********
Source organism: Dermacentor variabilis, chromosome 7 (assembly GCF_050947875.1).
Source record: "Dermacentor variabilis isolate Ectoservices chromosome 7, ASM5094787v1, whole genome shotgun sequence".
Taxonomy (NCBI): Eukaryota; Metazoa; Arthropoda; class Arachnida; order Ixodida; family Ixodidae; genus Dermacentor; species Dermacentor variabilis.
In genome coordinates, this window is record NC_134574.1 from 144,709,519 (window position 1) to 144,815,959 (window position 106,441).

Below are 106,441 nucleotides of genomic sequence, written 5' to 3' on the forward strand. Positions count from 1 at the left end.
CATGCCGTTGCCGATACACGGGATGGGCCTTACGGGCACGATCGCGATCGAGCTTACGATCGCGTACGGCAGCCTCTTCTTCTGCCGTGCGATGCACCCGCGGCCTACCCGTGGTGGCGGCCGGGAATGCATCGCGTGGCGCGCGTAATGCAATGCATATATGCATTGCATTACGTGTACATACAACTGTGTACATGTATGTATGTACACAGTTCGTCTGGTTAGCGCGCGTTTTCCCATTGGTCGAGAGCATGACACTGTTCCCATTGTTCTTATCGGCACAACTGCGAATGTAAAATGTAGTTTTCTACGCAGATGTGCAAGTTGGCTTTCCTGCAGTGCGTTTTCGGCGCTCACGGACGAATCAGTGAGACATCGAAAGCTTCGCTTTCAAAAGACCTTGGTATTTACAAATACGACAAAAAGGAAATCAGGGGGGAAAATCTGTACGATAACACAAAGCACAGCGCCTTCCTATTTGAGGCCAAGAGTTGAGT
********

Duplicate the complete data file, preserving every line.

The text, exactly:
Source organism: Dermacentor variabilis, chromosome 7 (assembly GCF_050947875.1).
Source record: "Dermacentor variabilis isolate Ectoservices chromosome 7, ASM5094787v1, whole genome shotgun sequence".
Taxonomy (NCBI): Eukaryota; Metazoa; Arthropoda; class Arachnida; order Ixodida; family Ixodidae; genus Dermacentor; species Dermacentor variabilis.
In genome coordinates, this window is record NC_134574.1 from 144,709,519 (window position 1) to 144,815,959 (window position 106,441).

Below are 106,441 nucleotides of genomic sequence, written 5' to 3' on the forward strand. Positions count from 1 at the left end.
CATGCCGTTGCCGATACACGGGATGGGCCTTACGGGCACGATCGCGATCGAGCTTACGATCGCGTACGGCAGCCTCTTCTTCTGCCGTGCGATGCACCCGCGGCCTACCCGTGGTGGCGGCCGGGAATGCATCGCGTGGCGCGCGTAATGCAATGCATATATGCATTGCATTACGTGTACATACAACTGTGTACATGTATGTATGTACACAGTTCGTCTGGTTAGCGCGCGTTTTCCCATTGGTCGAGAGCATGACACTGTTCCCATTGTTCTTATCGGCACAACTGCGAATGTAAAATGTAGTTTTCTACGCAGATGTGCAAGTTGGCTTTCCTGCAGTGCGTTTTCGGCGCTCACGGACGAATCAGTGAGACATCGAAAGCTTCGCTTTCAAAAGACCTTGGTATTTACAAATACGACAAAAAGGAAATCAGGGGGGAAAATCTGTACGATAACACAAAGCACAGCGCCTTCCTATTTGAGGCCAAGAGTTGAGT